False Positive Mammogram Results Have Negative and Positive Impact
Nothing is more terrifying than taking a screening test for any type of cancer and finding out that it is positive. A report from the JAMA Network Journals reported that when women got positive results that turned out to be wrong, they experienced short-term anxiety, but also would be more likely to undergo breast cancer screening in the future. Some of those women who have regular mammograms to screen for breast cancer in its early stages will have false positives.
The authors reported that a telephone survey was performed shortly after women were screened at 22 sites, with 1,226 women who were selected randomly, and which included those who had both positive and negative results. Follow-up interviews were also performed on 1,028 of those women who participated, with 534 negative results and 494 false-positive results.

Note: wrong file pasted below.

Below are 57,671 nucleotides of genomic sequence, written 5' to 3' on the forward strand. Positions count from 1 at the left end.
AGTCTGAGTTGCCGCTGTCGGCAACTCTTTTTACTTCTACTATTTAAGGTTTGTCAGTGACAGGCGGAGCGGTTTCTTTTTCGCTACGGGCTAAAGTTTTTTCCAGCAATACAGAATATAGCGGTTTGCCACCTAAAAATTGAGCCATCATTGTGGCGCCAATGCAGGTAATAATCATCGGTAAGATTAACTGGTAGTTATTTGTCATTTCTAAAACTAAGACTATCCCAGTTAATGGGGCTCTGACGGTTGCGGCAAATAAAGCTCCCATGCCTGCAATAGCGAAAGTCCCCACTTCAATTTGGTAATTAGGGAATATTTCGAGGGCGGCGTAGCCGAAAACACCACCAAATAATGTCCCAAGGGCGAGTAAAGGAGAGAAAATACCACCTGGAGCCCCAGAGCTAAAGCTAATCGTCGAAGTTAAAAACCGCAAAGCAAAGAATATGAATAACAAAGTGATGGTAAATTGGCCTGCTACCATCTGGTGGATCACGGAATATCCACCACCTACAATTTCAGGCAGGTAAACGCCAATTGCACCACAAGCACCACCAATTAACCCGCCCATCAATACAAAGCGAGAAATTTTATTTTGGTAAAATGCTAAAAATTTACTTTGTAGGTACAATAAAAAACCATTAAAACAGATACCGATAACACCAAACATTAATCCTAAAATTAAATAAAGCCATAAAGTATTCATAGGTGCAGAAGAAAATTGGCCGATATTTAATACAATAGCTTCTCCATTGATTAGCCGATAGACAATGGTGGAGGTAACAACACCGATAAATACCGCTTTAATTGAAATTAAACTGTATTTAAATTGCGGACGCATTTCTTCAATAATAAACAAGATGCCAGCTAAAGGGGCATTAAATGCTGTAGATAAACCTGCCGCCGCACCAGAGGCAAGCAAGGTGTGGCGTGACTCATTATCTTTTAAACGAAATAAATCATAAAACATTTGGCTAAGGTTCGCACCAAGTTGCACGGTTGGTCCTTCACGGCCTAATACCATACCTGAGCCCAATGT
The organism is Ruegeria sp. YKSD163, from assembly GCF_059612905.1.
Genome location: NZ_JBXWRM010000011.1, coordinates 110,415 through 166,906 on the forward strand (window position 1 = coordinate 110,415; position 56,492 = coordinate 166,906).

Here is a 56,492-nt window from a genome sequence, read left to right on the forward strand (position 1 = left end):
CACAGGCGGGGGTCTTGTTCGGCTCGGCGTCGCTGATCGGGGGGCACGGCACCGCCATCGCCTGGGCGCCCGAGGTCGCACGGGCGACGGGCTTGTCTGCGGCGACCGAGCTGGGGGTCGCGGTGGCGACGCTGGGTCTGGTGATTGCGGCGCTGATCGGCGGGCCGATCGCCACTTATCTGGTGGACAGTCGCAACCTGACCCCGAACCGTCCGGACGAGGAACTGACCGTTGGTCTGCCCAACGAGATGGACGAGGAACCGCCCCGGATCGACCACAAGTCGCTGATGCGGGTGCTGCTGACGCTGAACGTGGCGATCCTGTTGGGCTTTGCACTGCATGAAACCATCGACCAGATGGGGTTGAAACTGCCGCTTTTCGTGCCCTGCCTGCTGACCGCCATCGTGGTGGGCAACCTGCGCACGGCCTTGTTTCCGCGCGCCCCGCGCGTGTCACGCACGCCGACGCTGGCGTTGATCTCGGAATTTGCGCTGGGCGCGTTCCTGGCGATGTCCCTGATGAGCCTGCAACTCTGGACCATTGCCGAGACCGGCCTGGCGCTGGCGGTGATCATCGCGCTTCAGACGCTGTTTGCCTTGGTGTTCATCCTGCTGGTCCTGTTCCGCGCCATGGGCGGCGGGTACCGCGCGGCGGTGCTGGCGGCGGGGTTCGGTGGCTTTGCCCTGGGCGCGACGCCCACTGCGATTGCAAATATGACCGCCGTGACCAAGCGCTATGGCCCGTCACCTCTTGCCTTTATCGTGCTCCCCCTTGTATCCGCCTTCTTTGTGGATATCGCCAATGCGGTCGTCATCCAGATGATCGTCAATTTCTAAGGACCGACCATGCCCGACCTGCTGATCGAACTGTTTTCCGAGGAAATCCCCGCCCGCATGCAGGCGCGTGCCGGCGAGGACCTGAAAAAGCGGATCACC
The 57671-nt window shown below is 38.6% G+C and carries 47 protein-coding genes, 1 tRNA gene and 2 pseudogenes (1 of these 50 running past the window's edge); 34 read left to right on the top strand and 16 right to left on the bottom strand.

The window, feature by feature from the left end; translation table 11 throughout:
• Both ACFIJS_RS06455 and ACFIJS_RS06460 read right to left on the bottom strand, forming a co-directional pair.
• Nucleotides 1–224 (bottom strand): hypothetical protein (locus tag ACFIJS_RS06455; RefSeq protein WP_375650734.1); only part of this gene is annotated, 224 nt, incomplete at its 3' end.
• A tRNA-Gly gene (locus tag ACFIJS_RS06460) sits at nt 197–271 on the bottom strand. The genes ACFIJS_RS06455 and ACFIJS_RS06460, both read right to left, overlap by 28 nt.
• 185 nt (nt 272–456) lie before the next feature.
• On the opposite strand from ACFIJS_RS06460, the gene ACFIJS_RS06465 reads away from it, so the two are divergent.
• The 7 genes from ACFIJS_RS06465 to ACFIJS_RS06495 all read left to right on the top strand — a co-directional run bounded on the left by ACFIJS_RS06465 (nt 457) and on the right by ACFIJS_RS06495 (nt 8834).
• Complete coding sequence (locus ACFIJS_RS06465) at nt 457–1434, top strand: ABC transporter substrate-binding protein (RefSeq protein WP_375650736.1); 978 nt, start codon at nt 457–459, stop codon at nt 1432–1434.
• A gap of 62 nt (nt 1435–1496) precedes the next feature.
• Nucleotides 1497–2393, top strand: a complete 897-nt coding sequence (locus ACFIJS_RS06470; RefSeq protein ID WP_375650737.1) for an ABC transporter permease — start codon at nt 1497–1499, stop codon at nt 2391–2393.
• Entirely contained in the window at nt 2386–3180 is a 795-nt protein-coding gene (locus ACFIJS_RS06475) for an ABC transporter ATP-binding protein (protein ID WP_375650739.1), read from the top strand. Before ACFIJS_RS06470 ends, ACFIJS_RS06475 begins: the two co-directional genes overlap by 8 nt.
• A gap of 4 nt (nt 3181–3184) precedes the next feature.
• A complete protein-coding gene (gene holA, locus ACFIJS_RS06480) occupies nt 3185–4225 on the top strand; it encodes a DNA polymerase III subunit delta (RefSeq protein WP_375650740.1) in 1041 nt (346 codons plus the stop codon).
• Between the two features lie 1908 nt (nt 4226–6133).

Of the women who had a false-positive result, 50.6 percent reported feeling anxiety that was either moderate or higher, with 4.6 listing anxiety as being “extreme.” However, the women still continued with their plans for screening within the next two years. In fact, those with a false-positive mammogram result were more likely than those with negative results to undergo future screening tests. The study concludes that the time-limited harm that occurred after receiving a false-positive report on their screening mammogram is relevant for healthcare providers who guide women about mammographic screenings, as well as for screening guideline development groups. These results are promising for being able to monitor women and catch breast cancer in its early stages.